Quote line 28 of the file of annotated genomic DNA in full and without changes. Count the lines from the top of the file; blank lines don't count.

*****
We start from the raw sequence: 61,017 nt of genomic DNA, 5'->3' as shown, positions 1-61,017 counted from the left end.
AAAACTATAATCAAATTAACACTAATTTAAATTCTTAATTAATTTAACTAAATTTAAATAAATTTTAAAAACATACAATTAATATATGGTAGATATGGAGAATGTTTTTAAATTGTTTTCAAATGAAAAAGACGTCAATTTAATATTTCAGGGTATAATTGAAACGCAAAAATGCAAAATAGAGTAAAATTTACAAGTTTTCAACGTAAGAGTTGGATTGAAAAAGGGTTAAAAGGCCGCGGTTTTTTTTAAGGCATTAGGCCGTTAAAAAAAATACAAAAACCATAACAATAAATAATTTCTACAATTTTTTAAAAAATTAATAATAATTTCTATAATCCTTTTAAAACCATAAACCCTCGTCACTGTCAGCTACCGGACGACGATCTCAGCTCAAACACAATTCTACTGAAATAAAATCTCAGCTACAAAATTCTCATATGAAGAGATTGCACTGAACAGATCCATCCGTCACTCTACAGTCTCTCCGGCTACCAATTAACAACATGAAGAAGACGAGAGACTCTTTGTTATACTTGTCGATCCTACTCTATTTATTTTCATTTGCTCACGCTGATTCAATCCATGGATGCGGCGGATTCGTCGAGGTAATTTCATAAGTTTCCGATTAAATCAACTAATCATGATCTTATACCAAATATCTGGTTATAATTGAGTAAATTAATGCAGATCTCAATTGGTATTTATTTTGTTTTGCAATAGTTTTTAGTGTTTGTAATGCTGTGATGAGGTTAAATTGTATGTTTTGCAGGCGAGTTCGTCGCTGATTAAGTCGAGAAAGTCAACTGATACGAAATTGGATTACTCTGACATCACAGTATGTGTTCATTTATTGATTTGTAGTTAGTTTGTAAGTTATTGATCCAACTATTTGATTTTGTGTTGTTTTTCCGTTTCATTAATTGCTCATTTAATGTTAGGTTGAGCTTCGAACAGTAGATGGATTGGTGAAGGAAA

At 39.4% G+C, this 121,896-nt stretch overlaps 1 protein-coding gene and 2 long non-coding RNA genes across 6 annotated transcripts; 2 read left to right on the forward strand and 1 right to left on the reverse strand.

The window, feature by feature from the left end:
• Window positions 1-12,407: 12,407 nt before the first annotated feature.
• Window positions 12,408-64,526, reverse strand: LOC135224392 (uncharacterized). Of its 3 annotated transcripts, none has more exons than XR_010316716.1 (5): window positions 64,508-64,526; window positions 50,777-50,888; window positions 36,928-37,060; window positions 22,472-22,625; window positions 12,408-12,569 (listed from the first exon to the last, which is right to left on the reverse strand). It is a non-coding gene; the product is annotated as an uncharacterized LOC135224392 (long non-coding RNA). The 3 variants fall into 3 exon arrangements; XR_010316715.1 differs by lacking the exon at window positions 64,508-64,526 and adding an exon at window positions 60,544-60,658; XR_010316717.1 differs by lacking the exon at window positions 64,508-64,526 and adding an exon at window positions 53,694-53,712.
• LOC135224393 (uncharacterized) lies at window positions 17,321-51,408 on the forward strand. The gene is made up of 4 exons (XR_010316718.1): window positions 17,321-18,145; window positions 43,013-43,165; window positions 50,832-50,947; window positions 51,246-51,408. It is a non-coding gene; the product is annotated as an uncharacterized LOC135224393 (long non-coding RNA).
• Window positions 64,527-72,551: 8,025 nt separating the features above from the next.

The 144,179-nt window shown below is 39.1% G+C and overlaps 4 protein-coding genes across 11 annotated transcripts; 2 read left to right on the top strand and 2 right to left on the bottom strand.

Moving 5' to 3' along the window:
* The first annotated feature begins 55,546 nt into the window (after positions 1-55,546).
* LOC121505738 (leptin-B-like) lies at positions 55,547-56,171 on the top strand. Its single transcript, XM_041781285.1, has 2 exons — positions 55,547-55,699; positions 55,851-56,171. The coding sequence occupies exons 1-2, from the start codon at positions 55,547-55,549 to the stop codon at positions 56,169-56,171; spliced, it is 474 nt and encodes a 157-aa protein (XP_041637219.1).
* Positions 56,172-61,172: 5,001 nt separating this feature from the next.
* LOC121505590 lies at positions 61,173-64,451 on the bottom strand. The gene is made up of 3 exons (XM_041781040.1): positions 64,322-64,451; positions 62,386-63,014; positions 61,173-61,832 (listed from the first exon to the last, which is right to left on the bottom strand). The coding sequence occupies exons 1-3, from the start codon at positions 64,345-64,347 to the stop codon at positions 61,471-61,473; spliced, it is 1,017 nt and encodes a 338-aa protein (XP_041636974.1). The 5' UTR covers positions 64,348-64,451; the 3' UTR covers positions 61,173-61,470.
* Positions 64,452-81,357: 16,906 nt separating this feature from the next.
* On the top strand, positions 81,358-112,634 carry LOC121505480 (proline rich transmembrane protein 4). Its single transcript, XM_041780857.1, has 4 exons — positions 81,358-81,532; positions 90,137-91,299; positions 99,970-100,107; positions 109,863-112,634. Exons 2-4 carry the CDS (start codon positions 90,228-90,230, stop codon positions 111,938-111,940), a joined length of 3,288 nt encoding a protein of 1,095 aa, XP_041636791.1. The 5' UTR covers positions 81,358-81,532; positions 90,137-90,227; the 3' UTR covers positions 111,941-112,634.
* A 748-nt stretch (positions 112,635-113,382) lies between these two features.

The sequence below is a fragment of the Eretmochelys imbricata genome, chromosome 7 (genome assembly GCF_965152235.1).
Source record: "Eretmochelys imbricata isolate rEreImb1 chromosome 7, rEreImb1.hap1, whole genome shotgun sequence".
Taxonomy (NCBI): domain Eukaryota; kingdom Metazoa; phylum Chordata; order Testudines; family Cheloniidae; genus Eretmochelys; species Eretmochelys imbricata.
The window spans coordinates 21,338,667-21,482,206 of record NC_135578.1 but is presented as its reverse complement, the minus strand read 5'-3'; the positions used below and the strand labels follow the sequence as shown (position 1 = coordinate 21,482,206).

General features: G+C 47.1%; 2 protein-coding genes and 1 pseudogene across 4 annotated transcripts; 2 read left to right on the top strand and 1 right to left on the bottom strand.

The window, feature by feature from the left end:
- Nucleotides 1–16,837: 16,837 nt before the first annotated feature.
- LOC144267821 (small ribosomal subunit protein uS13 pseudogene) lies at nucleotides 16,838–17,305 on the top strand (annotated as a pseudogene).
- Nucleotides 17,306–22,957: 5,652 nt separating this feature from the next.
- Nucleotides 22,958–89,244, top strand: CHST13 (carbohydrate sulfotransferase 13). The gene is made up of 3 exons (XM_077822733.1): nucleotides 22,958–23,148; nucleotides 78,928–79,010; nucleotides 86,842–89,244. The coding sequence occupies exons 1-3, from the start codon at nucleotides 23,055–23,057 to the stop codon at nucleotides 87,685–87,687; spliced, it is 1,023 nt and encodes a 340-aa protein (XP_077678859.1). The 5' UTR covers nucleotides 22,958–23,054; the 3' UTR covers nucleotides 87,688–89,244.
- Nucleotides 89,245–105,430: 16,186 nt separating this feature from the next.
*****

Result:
- Nucleotides 89,245–105,430: 16,186 nt separating this feature from the next.